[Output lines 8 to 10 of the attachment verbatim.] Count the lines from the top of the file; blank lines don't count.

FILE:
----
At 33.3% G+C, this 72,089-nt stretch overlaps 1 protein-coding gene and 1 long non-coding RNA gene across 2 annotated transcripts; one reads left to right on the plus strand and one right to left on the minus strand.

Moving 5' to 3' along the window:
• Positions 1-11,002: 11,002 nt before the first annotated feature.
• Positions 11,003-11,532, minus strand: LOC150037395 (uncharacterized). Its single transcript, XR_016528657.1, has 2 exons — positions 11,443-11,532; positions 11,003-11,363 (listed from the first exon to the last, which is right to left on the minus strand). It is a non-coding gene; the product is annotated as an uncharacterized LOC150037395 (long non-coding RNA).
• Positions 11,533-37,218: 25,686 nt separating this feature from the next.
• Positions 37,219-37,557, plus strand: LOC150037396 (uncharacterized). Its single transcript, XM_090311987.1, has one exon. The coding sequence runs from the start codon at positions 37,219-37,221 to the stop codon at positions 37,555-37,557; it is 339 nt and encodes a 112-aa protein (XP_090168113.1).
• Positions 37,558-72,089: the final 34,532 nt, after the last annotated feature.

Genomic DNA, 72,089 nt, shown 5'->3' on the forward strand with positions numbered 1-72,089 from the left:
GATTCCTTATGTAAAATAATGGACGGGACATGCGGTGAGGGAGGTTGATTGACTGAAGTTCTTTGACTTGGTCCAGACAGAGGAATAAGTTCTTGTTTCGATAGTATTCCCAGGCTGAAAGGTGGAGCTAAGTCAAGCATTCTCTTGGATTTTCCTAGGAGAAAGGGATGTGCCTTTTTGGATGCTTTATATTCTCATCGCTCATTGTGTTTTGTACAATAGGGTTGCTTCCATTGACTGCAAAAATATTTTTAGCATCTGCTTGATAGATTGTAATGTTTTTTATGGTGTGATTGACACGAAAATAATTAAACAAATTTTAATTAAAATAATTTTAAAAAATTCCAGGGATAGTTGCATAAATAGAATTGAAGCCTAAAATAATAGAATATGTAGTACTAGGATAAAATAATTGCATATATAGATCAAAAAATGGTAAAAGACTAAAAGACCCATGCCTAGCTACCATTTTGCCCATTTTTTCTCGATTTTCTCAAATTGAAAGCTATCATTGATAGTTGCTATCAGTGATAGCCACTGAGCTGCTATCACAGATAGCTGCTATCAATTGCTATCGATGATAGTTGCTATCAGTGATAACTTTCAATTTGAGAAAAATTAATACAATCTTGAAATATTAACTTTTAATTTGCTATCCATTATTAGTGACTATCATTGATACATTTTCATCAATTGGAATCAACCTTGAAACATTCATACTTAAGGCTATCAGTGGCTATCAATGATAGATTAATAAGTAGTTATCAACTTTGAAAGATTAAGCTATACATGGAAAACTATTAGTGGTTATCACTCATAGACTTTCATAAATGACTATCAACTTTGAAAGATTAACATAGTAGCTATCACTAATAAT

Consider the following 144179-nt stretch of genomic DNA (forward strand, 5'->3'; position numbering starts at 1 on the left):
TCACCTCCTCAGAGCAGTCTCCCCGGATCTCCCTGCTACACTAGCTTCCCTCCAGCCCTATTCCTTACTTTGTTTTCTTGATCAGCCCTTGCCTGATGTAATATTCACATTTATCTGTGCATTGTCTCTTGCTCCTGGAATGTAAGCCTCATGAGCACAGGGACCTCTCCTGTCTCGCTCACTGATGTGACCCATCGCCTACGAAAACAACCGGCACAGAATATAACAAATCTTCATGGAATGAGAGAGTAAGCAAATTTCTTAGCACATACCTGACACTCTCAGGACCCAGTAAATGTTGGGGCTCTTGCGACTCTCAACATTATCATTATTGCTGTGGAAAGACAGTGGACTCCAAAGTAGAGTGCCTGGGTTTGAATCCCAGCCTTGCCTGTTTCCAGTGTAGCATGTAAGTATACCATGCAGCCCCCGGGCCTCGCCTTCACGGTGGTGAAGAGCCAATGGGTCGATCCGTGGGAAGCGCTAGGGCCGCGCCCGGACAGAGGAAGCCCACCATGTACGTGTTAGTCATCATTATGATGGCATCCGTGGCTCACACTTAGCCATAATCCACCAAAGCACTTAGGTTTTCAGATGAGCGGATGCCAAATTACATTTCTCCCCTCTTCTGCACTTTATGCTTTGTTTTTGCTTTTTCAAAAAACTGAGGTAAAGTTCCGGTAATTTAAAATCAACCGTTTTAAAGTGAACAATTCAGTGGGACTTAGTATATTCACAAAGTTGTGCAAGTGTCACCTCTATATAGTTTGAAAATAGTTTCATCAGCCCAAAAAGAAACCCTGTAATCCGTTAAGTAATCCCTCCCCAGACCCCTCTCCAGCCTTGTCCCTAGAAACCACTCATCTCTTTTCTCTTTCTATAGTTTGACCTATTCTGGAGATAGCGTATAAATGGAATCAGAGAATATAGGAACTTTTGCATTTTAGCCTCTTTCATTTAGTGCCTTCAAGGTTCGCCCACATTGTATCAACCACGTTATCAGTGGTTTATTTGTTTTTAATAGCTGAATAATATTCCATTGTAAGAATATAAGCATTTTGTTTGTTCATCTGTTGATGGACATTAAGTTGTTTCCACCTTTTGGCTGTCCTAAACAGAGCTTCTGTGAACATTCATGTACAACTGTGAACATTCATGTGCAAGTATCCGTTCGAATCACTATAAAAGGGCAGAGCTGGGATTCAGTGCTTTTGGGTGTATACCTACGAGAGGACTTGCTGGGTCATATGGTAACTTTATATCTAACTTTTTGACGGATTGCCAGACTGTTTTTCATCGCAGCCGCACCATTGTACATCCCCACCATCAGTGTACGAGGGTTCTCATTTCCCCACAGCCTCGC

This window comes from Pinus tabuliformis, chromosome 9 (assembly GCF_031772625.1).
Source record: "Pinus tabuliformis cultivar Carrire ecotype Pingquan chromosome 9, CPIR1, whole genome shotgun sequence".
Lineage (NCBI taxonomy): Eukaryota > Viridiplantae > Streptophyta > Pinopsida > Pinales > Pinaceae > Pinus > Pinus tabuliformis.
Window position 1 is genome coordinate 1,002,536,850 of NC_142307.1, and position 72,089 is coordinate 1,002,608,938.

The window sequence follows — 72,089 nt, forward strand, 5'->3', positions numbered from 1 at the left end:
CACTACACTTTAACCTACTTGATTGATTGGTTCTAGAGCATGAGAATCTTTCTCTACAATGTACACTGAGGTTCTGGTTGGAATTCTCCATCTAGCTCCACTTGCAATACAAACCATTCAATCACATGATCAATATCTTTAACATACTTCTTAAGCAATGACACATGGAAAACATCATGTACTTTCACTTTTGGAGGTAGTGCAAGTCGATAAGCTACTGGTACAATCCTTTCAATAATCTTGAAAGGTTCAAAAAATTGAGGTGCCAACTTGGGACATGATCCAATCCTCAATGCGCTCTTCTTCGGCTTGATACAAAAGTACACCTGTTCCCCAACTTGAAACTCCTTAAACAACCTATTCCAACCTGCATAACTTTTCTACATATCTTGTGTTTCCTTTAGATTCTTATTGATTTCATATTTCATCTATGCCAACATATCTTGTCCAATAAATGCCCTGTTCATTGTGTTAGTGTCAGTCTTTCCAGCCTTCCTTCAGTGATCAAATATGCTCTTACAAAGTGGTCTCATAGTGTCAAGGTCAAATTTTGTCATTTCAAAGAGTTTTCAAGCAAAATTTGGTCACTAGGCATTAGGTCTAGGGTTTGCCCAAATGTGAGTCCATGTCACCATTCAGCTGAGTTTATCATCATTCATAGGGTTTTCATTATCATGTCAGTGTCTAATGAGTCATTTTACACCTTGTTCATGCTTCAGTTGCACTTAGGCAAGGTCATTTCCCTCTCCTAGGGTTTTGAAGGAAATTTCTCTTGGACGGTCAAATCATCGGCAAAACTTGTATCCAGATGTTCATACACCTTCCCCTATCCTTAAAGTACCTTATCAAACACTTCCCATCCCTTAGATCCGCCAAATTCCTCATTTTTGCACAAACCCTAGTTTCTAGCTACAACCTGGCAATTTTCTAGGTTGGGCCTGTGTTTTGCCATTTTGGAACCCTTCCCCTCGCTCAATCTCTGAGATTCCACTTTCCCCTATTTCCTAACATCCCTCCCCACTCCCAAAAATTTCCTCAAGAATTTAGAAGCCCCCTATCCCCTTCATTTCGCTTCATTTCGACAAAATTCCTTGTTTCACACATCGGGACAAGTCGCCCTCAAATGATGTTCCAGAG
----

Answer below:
Genomic DNA, 72,089 nt, shown 5'->3' on the forward strand with positions numbered 1-72,089 from the left:
GATTCCTTATGTAAAATAATGGACGGGACATGCGGTGAGGGAGGTTGATTGACTGAAGTTCTTTGACTTGGTCCAGACAGAGGAATAAGTTCTTGTTTCGATAGTATTCCCAGGCTGAAAGGTGGAGCTAAGTCAAGCATTCTCTTGGATTTTCCTAGGAGAAAGGGATGTGCCTTTTTGGATGCTTTATATTCTCATCGCTCATTGTGTTTTGTACAATAGGGTTGCTTCCATTGACTGCAAAAATATTTTTAGCATCTGCTTGATAGATTGTAATGTTTTTTATGGTGTGATTGACACGAAAATAATTAAACAAATTTTAATTAAAATAATTTTAAAAAATTCCAGGGATAGTTGCATAAATAGAATTGAAGCCTAAAATAATAGAATATGTAGTACTAGGATAAAATAATTGCATATATAGATCAAAAAATGGTAAAAGACTAAAAGACCCATGCCTAGCTACCATTTTGCCCATTTTTTCTCGATTTTCTCAAATTGAAAGCTATCATTGATAGTTGCTATCAGTGATAGCCACTGAGCTGCTATCACAGATAGCTGCTATCAATTGCTATCGATGATAGTTGCTATCAGTGATAACTTTCAATTTGAGAAAAATTAATACAATCTTGAAATATTAACTTTTAATTTGCTATCCATTATTAGTGACTATCATTGATACATTTTCATCAATTGGAATCAACCTTGAAACATTCATACTTAAGGCTATCAGTGGCTATCAATGATAGATTAATAAGTAGTTATCAACTTTGAAAGATTAAGCTATACATGGAAAACTATTAGTGGTTATCACTCATAGACTTTCATAAATGACTATCAACTTTGAAAGATTAACATAGTAGCTATCACTAATAAT

Consider the following 144179-nt stretch of genomic DNA (forward strand, 5'->3'; position numbering starts at 1 on the left):